The essay writing process consists of three main stages: 1. Preparation: Decide on your topic, do your research, and create an essay outline. 2. Writing: Set out your argument in the introduction, develop it with evidence in the main body, and wrap it up with a conclusion. 3. Revision: Check the content, organization, grammar, spelling, and formatting of your essay.
For this reason, it can be helpful to simulate the conditions of a timed exam before the actual day: pick a practice question, find some lined paper, set a stopwatch, and see how you do!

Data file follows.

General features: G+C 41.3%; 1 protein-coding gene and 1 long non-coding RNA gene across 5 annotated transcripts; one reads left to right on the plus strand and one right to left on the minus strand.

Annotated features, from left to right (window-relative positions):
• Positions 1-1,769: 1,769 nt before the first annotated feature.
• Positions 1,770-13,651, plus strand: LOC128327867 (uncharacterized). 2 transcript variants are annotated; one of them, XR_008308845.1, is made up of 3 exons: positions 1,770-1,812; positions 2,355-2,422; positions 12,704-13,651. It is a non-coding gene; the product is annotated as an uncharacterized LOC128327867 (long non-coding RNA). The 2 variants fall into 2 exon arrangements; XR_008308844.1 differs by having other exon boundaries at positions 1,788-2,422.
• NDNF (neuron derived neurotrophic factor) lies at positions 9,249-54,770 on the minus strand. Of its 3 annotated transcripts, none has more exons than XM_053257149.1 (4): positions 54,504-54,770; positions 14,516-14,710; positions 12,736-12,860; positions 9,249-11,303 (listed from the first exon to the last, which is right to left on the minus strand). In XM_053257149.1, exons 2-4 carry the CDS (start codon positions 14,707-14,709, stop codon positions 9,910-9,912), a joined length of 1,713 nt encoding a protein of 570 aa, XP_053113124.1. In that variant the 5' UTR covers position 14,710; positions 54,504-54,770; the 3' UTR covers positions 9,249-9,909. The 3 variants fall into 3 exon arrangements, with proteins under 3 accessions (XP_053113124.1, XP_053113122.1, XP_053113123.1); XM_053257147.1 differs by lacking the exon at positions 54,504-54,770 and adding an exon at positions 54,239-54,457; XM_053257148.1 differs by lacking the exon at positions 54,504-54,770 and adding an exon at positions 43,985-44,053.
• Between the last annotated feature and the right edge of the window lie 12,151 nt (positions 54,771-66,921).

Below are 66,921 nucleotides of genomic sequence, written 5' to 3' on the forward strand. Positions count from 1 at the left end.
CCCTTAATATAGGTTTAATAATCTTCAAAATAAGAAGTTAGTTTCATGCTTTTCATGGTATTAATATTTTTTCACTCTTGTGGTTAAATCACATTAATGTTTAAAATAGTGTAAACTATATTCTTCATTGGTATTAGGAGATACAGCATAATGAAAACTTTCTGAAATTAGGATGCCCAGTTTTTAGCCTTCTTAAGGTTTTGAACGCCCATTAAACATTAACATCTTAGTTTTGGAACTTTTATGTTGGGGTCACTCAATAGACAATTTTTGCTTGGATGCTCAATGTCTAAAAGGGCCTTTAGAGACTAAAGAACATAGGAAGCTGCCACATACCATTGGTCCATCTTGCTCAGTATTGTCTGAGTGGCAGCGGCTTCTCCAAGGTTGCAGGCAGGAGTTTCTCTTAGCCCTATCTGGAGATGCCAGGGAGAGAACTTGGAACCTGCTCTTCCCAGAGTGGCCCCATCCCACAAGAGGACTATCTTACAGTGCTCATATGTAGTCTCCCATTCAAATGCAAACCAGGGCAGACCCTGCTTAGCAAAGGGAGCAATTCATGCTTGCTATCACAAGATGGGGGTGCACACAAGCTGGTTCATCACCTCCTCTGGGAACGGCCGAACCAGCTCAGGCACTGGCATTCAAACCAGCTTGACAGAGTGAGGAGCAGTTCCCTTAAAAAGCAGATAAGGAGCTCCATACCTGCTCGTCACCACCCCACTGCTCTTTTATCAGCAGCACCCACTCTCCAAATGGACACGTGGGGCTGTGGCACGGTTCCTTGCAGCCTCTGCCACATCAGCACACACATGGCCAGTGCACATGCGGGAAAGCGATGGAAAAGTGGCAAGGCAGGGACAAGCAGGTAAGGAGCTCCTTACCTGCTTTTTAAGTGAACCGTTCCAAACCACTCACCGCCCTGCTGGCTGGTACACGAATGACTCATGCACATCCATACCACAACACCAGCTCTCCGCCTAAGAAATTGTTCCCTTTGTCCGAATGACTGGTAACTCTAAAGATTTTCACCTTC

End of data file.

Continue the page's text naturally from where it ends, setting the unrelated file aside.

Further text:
In longer essays, you can end the introduction by briefly describing what will be covered in each part of the essay. This guides the reader through your structure and gives a preview of how your argument will develop.
Become familiar with the course content. If the professor hasn`t told you in advance what a timed essay prompt will be, it can be intimidating to think that you will have to write about a subject you`ve never seen before.
You should formulate your thesis statement—the central argument you`re going to make. The thesis statement provides focus and signals your position on the topic. It is usually one or two sentences long.
Although the conclusion paragraph comes at the end of your essay it should not be seen as an afterthought. As the final paragraph is represents your last chance to make your case and, as such, should follow an extremely rigid format.